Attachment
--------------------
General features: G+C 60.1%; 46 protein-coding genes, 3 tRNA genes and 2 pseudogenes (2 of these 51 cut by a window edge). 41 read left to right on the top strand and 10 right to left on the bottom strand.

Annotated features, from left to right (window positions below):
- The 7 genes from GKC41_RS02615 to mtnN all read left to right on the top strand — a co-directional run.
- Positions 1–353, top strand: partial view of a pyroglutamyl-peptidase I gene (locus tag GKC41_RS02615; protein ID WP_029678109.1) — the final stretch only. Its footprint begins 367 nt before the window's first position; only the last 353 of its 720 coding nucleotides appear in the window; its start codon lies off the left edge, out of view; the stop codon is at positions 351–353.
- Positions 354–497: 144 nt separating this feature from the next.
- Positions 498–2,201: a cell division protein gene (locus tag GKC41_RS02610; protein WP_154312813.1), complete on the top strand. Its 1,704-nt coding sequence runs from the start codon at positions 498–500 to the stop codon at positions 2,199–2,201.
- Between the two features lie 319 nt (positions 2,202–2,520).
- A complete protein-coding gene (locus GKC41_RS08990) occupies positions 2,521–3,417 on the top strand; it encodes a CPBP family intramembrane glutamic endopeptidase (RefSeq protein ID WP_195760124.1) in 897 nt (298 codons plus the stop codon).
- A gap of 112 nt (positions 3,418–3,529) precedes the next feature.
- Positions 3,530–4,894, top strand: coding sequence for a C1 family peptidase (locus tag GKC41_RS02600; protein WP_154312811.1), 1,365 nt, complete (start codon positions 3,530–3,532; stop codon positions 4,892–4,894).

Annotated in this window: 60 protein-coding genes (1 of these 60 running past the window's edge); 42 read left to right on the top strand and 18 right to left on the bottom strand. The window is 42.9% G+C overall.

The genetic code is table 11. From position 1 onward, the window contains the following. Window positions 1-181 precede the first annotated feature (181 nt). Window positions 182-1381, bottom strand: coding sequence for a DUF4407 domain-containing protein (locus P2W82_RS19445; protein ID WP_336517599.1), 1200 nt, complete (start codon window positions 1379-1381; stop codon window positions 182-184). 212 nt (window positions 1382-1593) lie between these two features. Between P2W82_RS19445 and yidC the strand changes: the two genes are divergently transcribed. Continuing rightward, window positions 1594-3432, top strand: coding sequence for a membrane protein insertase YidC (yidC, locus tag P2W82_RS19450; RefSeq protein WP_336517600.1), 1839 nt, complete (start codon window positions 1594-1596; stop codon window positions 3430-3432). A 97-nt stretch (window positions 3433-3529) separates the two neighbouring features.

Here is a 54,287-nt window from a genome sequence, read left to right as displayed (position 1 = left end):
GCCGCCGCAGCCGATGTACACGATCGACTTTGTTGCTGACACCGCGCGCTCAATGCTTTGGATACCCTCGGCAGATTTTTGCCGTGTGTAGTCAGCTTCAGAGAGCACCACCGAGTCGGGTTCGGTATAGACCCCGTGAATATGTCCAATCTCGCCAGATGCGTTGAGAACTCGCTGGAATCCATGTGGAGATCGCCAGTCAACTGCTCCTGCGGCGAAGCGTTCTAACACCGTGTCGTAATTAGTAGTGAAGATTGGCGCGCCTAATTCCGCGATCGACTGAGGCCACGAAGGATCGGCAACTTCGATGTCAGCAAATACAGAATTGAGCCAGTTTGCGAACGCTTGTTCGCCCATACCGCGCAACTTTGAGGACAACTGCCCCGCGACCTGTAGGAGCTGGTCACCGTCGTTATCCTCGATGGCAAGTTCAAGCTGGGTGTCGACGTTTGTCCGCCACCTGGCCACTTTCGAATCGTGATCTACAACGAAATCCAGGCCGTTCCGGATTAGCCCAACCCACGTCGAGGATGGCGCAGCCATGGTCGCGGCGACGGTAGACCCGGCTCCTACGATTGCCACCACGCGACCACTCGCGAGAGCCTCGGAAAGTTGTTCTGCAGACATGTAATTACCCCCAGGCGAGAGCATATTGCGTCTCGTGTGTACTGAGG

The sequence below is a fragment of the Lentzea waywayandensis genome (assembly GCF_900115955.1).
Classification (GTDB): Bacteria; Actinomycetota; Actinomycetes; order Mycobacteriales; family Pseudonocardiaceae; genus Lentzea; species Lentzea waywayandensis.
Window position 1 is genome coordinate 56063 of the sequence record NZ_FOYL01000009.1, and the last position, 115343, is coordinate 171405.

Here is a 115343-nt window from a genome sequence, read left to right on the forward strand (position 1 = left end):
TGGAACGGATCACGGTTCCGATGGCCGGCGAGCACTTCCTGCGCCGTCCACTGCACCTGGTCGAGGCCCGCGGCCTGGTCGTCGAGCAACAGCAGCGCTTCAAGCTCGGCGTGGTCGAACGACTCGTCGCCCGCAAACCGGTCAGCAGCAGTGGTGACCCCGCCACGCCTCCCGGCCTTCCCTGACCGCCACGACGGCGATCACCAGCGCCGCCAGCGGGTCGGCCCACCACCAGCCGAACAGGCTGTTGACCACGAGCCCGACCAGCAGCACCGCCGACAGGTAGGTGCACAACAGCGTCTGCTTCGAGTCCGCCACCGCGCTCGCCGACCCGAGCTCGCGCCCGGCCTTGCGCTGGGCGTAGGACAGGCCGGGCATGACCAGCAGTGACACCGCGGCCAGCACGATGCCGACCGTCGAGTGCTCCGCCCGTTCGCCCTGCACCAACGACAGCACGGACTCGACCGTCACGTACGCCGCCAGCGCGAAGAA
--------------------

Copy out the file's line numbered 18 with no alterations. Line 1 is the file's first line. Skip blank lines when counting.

Here is a 115343-nt window from a genome sequence, read left to right on the forward strand (position 1 = left end):